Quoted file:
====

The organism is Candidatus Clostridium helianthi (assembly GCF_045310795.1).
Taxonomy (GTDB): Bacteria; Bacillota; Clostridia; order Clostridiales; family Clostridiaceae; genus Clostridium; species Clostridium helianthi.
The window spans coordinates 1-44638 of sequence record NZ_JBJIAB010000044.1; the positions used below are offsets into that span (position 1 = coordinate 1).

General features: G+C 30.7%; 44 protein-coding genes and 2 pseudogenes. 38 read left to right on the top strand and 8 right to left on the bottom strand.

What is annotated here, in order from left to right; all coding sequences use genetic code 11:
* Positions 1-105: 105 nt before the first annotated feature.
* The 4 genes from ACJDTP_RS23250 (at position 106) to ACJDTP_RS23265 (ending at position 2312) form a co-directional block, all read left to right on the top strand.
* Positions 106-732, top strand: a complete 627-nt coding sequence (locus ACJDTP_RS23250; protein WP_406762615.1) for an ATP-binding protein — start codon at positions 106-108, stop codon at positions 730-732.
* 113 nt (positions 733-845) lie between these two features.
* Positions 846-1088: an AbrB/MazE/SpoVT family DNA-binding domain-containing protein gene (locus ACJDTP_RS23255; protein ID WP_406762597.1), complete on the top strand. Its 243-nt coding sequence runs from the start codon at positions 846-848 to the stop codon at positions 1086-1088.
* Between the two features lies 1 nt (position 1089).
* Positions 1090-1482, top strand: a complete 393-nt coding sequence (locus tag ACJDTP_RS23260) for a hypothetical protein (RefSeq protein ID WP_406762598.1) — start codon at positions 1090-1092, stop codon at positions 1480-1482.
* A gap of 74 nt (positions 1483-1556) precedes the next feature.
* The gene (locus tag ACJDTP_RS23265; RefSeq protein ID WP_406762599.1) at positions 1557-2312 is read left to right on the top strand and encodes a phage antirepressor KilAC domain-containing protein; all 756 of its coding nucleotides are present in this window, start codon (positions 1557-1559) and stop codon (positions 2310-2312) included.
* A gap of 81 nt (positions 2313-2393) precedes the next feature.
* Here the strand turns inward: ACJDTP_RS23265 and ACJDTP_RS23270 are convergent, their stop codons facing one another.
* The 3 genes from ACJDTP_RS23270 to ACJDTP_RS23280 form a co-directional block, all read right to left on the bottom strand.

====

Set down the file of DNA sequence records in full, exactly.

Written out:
The organism is Candidatus Clostridium helianthi (assembly GCF_045310795.1).
Taxonomy (GTDB): Bacteria; Bacillota; Clostridia; order Clostridiales; family Clostridiaceae; genus Clostridium; species Clostridium helianthi.
The window spans coordinates 1-44638 of sequence record NZ_JBJIAB010000044.1; the positions used below are offsets into that span (position 1 = coordinate 1).

General features: G+C 30.7%; 44 protein-coding genes and 2 pseudogenes. 38 read left to right on the top strand and 8 right to left on the bottom strand.

What is annotated here, in order from left to right; all coding sequences use genetic code 11:
* Positions 1-105: 105 nt before the first annotated feature.
* The 4 genes from ACJDTP_RS23250 (at position 106) to ACJDTP_RS23265 (ending at position 2312) form a co-directional block, all read left to right on the top strand.
* Positions 106-732, top strand: a complete 627-nt coding sequence (locus ACJDTP_RS23250; protein WP_406762615.1) for an ATP-binding protein — start codon at positions 106-108, stop codon at positions 730-732.
* 113 nt (positions 733-845) lie between these two features.
* Positions 846-1088: an AbrB/MazE/SpoVT family DNA-binding domain-containing protein gene (locus ACJDTP_RS23255; protein ID WP_406762597.1), complete on the top strand. Its 243-nt coding sequence runs from the start codon at positions 846-848 to the stop codon at positions 1086-1088.
* Between the two features lies 1 nt (position 1089).
* Positions 1090-1482, top strand: a complete 393-nt coding sequence (locus tag ACJDTP_RS23260) for a hypothetical protein (RefSeq protein ID WP_406762598.1) — start codon at positions 1090-1092, stop codon at positions 1480-1482.
* A gap of 74 nt (positions 1483-1556) precedes the next feature.
* The gene (locus tag ACJDTP_RS23265; RefSeq protein ID WP_406762599.1) at positions 1557-2312 is read left to right on the top strand and encodes a phage antirepressor KilAC domain-containing protein; all 756 of its coding nucleotides are present in this window, start codon (positions 1557-1559) and stop codon (positions 2310-2312) included.
* A gap of 81 nt (positions 2313-2393) precedes the next feature.
* Here the strand turns inward: ACJDTP_RS23265 and ACJDTP_RS23270 are convergent, their stop codons facing one another.
* The 3 genes from ACJDTP_RS23270 to ACJDTP_RS23280 form a co-directional block, all read right to left on the bottom strand.